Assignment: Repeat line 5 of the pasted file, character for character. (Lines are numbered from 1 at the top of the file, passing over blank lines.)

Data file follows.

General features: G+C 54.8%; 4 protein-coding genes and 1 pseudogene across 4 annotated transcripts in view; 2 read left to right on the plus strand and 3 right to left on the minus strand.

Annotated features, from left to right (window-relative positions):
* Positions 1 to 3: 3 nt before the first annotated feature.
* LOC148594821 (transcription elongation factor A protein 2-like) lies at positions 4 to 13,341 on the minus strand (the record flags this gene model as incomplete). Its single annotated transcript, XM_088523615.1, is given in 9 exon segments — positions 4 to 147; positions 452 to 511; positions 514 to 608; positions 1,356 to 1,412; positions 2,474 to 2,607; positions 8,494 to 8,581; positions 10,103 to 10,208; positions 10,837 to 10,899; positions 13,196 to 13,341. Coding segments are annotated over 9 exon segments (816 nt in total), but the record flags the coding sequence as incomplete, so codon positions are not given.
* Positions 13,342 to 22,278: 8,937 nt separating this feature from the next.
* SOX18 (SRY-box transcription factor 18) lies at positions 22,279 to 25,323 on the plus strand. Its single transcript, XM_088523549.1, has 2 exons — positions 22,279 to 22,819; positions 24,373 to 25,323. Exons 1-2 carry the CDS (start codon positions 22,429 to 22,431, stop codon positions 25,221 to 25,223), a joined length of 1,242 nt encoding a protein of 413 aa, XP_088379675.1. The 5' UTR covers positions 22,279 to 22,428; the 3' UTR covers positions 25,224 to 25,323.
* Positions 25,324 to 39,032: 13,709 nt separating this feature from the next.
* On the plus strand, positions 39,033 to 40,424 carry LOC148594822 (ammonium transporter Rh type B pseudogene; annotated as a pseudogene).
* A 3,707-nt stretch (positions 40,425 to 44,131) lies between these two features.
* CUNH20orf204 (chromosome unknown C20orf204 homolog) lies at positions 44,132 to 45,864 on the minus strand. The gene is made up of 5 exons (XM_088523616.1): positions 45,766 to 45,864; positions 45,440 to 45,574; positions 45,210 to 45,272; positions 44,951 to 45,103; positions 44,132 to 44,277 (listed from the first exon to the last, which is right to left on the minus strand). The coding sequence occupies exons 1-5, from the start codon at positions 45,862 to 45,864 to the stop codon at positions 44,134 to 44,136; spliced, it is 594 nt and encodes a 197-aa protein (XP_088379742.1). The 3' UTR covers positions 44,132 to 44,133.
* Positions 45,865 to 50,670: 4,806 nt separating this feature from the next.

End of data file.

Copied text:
* Positions 13,342 to 22,278: 8,937 nt separating this feature from the next.